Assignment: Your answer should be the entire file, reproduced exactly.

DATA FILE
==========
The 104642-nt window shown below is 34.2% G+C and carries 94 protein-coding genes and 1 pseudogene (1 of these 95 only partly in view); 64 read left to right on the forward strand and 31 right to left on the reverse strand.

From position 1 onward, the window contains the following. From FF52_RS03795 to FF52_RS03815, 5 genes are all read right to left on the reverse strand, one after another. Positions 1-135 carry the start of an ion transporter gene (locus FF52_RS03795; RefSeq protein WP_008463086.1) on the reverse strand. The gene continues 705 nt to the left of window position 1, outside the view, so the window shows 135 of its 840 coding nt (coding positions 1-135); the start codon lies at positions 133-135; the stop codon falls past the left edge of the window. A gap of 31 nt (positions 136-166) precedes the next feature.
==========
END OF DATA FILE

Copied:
The 104642-nt window shown below is 34.2% G+C and carries 94 protein-coding genes and 1 pseudogene (1 of these 95 only partly in view); 64 read left to right on the forward strand and 31 right to left on the reverse strand.

From position 1 onward, the window contains the following. From FF52_RS03795 to FF52_RS03815, 5 genes are all read right to left on the reverse strand, one after another. Positions 1-135 carry the start of an ion transporter gene (locus FF52_RS03795; RefSeq protein WP_008463086.1) on the reverse strand. The gene continues 705 nt to the left of window position 1, outside the view, so the window shows 135 of its 840 coding nt (coding positions 1-135); the start codon lies at positions 133-135; the stop codon falls past the left edge of the window. A gap of 31 nt (positions 136-166) precedes the next feature.